There are several notable differences between UPSC and uterine endometrioid adenocarcinoma that help to illustrate the clinical challenges faced. First, the diagnosis is variably determined by standard endometrial aspiration. Studies have noted that between 37% and 77% of preoperative biopsies are representative of the final histology in cases of UPSC. Some of this discrepancy may be explained by the occurrence of a mixed pattern in up to 40% of patients.

Unfortunately, the appearance of endometrioid features does not appear to alter the clinical course. Second, the patient demographic is generally one of an older population (median age, 68) and generally not obese or peripherally exposed to exogenous estrogen. Third, local recurrence is frequently associated with not only intra-abdominal and distant disease but also death. In a trial of endometrioid adenocarcinoma, Stage I patients who, following observation, were identified with local recurrence, treatment with radiation was associated with successful salvage in nearly 50% at 4 years. Fourth, little apparent relationship exists between myometrial invasion and the occurrence of extrauterine disease.

While the depth of myometrial invasion in UPSC patients has been determined by some to be an independent prognostic factor, up to 40% of patients with non-invasive UPSC will have evidence of extrauterine and frequently intra-abdominal metastatic disease. This latter observation is likely responsible for the seemingly improved prognosis of Stage I patients reported in this and other contemporary trials. "Stage migration" refers to the temporal reclassification of a particular cohort of patients on the basis of diagnostic precision—or in this case, on the basis of occult disease re-categorizing Stage I patients to a higher stage—a classic example of, ". . .if you look for it, you will find it." In this regard, the current recommendation for proper staging of a patient with UPSC is to obtain additional intra-abdominal biopsies similar to those performed for ovarian cancer.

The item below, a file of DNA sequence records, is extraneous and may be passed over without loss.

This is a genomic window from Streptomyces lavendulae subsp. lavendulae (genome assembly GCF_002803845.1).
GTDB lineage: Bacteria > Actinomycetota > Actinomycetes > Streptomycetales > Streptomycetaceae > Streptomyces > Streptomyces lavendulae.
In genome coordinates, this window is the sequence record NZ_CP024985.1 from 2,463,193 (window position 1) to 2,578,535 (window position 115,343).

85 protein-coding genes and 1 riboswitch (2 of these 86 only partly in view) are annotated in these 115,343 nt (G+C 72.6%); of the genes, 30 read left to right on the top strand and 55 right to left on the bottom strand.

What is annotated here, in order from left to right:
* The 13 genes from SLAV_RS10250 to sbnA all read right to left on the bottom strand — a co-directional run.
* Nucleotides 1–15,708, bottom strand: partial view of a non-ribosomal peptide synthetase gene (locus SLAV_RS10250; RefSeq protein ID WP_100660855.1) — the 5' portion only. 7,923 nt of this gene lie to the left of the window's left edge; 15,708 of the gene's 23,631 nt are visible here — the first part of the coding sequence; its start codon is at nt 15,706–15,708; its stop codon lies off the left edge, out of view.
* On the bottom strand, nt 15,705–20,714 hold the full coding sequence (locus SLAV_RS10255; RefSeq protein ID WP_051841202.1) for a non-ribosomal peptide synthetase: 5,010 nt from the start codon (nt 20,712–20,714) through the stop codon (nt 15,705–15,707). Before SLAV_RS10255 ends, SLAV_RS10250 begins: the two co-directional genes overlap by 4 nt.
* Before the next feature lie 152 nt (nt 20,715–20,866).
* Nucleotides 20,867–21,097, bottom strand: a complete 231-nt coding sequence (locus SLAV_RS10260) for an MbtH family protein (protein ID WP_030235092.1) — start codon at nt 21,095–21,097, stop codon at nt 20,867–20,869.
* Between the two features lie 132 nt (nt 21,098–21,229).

The study by Huh et al attempts to shed light on the management of properly evaluated (for the most part) Stage I UPSC. The goal of the paper was to elicit the proper management of those patients in whom no extrauterine disease was identified, knowing that our clinical "track record" with this disease is poor and frequently characterized by distant failure. Although no "winning" strategy was declared in the retrospective data set, important contributions were made in the observations that adjuvant radiation therapy did not improve any of the survival parameters and in the curious absence of recurrence in patients given adjuvant chemotherapy. Although the number of patients in this subgroup was small (n = 7), the 32-month mean follow-up was consistent with the other subgroups; a plea for prospective clinical trials is certainly supported.

The role of chemotherapy in endometrial cancer has gained new import following the presentation of the results from a randomized trial in advanced-stage endometrial cancer (GOG 122). In this trial, adriamycin and cisplatin were compared against whole abdominal radiation in Stage III and IV uterine cancer patients. Significant reduction in the hazard for recurrence (0.68, 95% CI, 0.52-0.89) and death (0.66, 95% CI, 0.5-0.89) was observed with the more toxic chemotherapy regimen. Modification to both the chemotherapy and radiation protocols is currently being investigated through a randomized trial in similar cohort of patients.

Given the rarity of UPSC and the limited number of Stage I patients to study, answers to these important issues will be some time off. However, identification of the uniqueness of this histology is an important first step. In the meantime, treatment recommendations will be based on the extrapolation of active therapies in other cohorts that address the characteristic natural history of UPSC.  

Dr. Coleman is from the Department of Gynecologic Oncology, University of Texas Southwestern Medical Center, Dallas, Tex.